Category Archives: Daily Life

Daily Life Practice On the Road.

Since the last posting I found out that the road we had taken from the airport was closed due to flooding soon after we passed in the small hours of the morning. So, glad we got through.

The first day in Taiwan? Can I remember back that far? Yes, lunch with the Master and his newly ordained disciple and maybe up to 15 lay practitioners as well. Then to the lecture hall in town to sit and drink tea and attempt to communicate what it is I am hoping to do while in Taiwan. Latter we (the Master and his three disciples)climbed into the temple mini bus and drove for perhaps two and half hours, at a sedate pace, to the temple in the central mountain area. I am growing used to the scale of the temples here however that first sight of the place where we were to stay was breathtaking. Since then, the following day in fact, we went to a temple where over 1000 monks and nuns live and practice.

The next day, at 6.00 am the nun and I were eating breakfast in the kitchen of the guest house and by 8.00 we were in the Master’s car heading off for a tour into the higher mountains. I could see that the nun was driving with full awareness that she was driving her Master’s car although there were a couple of times I couldn’t help myself and encouraged her to drive closer to the right side of the road! (As I write this she is trying to tell me something via an electronic dictionary, it might be something about the virus attack warnings that keep popping up on this computer which I would really like to fix but the owner seems not to be concerned. Language difficulties again….). The most memorable place we visited was a temple above a lake where we met an 85 year old nun who had become a nun when she was ten years old. (Now the nun traveling with me is trying to tell me not to be anxious about the virus attack! The dictionary has come up with “to be affected by poison”, yes I think that describes this computer so I had better get off quickly….)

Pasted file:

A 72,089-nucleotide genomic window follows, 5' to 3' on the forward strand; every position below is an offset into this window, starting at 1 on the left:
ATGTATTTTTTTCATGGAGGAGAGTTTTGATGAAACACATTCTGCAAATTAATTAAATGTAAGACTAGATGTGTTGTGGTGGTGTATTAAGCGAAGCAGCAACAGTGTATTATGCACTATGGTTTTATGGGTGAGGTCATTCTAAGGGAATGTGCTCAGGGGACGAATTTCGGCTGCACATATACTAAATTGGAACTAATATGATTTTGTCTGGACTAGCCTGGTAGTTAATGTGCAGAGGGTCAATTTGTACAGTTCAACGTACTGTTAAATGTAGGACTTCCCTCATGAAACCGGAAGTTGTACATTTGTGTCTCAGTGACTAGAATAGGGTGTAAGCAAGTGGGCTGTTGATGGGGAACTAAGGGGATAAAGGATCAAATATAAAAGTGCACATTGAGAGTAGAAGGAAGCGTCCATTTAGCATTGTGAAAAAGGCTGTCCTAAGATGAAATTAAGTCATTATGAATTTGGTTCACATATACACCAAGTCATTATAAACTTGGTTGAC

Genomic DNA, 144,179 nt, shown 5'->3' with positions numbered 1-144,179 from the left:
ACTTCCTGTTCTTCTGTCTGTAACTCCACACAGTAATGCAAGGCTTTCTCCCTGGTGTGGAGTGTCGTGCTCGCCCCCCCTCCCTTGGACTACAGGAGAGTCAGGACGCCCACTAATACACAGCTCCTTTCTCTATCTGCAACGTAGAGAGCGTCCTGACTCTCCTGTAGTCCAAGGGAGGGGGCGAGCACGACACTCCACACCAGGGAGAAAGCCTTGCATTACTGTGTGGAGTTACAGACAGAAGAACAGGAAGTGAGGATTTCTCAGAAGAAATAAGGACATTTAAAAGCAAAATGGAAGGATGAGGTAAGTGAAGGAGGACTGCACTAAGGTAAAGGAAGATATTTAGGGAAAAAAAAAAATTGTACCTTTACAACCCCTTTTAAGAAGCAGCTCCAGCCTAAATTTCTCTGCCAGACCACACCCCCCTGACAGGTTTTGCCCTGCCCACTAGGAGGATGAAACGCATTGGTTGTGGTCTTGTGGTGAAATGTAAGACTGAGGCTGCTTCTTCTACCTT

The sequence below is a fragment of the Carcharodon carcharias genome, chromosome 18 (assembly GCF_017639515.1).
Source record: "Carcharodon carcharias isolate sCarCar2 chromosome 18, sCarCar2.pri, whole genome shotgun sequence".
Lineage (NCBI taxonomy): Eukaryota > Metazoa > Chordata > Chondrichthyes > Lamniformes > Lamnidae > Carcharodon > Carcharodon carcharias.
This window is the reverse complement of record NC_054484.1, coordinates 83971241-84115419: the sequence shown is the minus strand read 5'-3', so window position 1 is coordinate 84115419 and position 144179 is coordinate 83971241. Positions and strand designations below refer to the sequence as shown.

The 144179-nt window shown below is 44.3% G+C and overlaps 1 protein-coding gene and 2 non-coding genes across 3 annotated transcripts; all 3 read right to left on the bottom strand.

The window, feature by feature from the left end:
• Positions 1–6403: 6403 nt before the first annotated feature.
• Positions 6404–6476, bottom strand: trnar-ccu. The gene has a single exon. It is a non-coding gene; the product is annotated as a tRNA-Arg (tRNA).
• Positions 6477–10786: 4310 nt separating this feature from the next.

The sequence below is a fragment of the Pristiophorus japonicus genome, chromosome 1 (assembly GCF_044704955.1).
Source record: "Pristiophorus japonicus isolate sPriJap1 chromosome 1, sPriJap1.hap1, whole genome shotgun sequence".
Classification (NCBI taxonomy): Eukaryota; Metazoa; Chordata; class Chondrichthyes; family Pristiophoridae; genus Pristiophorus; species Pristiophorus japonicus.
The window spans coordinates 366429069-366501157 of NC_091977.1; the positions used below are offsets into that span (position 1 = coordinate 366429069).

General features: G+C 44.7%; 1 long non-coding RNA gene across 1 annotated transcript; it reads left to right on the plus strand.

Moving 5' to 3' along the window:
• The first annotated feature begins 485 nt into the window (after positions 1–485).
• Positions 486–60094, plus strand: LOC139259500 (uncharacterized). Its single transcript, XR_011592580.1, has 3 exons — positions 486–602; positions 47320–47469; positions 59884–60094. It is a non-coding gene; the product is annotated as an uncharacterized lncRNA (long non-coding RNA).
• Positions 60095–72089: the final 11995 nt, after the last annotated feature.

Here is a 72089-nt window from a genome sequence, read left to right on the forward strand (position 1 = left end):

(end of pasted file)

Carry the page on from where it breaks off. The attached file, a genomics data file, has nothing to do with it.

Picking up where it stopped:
To cut a long story short I am in the high mountains using the computer in a store next to the place where I will stay tonight. We have walked in the tropical mountain forest this afternoon and it is all captured on video. Today I’ve also been aided by Millie, a young woman who kindly took a day off work to translate for me. Thank you Millie if you are reading this, please post a comment if you want to.

This morning we went to a temple where there are 60 nuns training. We had tea with the Abbess and I think it has been arranged that we will go and stay there on Friday night so I can get a feel for monastic training in a medium size temple where only nuns practice. If things sound vague it is because arrangements have the habit of changing very quickly. For example I thought we would only be away from the city temple one night and it turns out we will be away for three…or is it four!?